It’s one of my favourite times. Working through last week’s filming I ended up with a bout of conjunctivitis – both eyes bright red. With a week of very blurry vision I couldn’t really present so I took an enforced break resting my eyes as much as I could over five days. This week we finished filming the series and that left me trying to tie up loose ends and catch up; if there ever is such a thing of course then I did it. Today was really my bigger clean-up day where I put things away, cut up, put up and shut up. With no one there I talk to myself and of course I make great progress without any arguments. Some things I’d decided ahead to put away out of prime positioning. The lathe was one thing. I don’t use it that much for it to occupy a permanent worktop I can be in use of.
As I swept and vacuumed I realised how blessed I was to have a workshop like mine. It’s tailored you see. Made to fit. Few people come to it but hundreds of thousands of people see me in it each month so over the past year that’s millions. Order is important to me but not to please others or those watching. Order brings with it saneness and I can make good sense when I put my things in order. I love putting things away after a project’s filmed. It brings such delight to lift things from my benchtop that I kept there for continuity issues with the filming. Chisels duly sharpened and put in the chisel tray, planes too, positioned and ready to go next week. Before we took on filming the projects I simply stayed on top of clean up and swept fairly frequently. Sweeping is never dead time for me, it’s time when I want a break to think but can continue with non-thinking work. I often need to work through issues that need concentration and feel better if I can still keep active. Sweeping and putting away needs little interactive thought so it frees me up to tackle the joinery in my head, or the sequence of the next phase.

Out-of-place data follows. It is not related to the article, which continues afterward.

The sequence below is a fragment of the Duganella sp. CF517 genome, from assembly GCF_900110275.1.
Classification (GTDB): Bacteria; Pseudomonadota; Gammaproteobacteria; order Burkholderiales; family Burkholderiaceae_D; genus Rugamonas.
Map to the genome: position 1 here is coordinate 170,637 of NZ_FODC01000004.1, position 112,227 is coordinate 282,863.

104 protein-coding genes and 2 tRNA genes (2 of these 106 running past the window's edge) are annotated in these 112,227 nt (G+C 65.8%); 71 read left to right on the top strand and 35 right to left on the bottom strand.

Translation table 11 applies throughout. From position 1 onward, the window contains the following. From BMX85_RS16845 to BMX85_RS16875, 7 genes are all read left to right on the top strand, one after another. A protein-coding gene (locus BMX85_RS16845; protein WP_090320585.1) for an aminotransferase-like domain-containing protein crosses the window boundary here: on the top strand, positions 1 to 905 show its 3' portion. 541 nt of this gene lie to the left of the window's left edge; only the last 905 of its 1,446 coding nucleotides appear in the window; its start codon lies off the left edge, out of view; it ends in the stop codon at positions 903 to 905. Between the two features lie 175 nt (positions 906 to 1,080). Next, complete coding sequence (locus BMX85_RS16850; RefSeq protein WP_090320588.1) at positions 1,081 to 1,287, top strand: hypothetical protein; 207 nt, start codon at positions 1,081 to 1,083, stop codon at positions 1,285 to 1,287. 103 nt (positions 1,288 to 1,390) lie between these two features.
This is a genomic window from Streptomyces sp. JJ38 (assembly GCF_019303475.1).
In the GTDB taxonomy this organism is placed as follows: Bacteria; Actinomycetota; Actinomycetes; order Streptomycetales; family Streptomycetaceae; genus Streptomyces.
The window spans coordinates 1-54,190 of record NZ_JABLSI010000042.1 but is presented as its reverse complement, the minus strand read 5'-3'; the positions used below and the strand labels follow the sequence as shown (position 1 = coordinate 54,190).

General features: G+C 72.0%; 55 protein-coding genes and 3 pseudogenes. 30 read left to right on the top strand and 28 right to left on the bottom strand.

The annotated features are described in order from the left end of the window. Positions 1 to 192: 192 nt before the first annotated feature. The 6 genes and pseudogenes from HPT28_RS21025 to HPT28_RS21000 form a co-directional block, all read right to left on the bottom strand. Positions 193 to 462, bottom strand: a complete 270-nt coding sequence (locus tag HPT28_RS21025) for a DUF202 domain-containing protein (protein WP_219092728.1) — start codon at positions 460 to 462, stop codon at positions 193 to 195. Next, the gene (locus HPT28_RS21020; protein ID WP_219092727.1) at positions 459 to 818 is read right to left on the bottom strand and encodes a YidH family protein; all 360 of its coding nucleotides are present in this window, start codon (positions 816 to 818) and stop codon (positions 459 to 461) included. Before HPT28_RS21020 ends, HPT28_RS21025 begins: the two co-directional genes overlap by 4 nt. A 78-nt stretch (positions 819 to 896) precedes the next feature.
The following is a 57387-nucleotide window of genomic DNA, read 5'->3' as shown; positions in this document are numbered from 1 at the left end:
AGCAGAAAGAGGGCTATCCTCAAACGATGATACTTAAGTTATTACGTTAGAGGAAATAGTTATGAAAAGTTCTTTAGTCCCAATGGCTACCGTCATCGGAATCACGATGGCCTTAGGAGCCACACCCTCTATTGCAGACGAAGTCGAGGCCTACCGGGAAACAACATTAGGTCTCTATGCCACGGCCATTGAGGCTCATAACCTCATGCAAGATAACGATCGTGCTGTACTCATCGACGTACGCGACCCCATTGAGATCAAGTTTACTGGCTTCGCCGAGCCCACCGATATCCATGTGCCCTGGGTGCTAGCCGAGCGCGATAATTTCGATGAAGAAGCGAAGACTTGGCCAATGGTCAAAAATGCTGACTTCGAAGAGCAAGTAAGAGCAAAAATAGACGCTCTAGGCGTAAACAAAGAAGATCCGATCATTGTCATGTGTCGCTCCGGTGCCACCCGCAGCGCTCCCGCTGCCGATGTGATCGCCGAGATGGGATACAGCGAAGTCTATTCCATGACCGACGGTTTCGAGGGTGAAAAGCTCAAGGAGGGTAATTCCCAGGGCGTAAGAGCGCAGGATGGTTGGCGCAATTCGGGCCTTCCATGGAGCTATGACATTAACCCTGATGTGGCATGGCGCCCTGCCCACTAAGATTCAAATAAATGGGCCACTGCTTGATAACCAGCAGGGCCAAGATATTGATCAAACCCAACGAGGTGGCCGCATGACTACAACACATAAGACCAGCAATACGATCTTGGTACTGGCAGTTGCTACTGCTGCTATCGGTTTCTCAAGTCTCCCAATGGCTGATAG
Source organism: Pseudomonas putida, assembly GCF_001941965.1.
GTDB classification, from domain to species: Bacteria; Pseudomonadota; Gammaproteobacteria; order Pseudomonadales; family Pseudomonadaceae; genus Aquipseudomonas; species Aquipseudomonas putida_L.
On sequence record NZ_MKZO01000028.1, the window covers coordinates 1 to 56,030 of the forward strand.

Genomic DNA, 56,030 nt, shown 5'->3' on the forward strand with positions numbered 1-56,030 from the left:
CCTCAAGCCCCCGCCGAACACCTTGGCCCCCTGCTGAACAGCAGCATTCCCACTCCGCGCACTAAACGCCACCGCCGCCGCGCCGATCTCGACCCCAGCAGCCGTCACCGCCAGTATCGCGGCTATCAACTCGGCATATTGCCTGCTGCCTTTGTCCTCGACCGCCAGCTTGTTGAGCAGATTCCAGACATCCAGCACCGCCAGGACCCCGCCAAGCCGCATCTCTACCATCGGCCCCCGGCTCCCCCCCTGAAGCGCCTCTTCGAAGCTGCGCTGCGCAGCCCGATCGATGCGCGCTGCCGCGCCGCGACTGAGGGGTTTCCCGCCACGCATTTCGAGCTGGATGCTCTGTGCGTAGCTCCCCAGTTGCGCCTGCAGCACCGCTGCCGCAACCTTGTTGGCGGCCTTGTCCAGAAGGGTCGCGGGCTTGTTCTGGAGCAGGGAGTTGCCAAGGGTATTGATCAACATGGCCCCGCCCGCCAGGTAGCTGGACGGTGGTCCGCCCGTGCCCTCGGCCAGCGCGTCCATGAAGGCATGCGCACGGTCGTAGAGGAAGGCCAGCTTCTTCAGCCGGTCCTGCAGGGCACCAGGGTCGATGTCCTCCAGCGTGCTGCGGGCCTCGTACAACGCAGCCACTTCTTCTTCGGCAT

The garden benches came together wonderfully. Draw-bore joinery pulled up the mortise and tenons in rapid succession and we will be walking everyone through that as they follow the series. Each of the joints closed up neatly on the tenon shoulder lines. I love seeing the peg bend as it negotiates the offset holes through mortise and tenon.
I like both of the garden benches, the pine version and the oak one equally. They feel identical because apart from the woods they are. It’s neat making two, the prototype and the final version in the two different woods. Not only do I get the experience of the woods but also see how the method of draw-bore affects the work. Placing them side by side, seeing everyone sitting on them in the garage workshop, gave me such a pleasure.
This week I will plan the new project and get my wood together. Every so often I get cabin fever and have to go look at wood. It’s always fun to go in search of something unique and I am glad to have found Surrey Timbers.
They are good people to deal with and I love spending an hour or two there. You can pick through their ‘shorts’ bins and racks and stacks to buy exactly what you need or want and then buy full lengths too. They sell rough sawn or planed and will cut to size for you too. In addition, the staff there care enough to make their wood accessible online so if you are too far away for a visit you can simply buy from them online.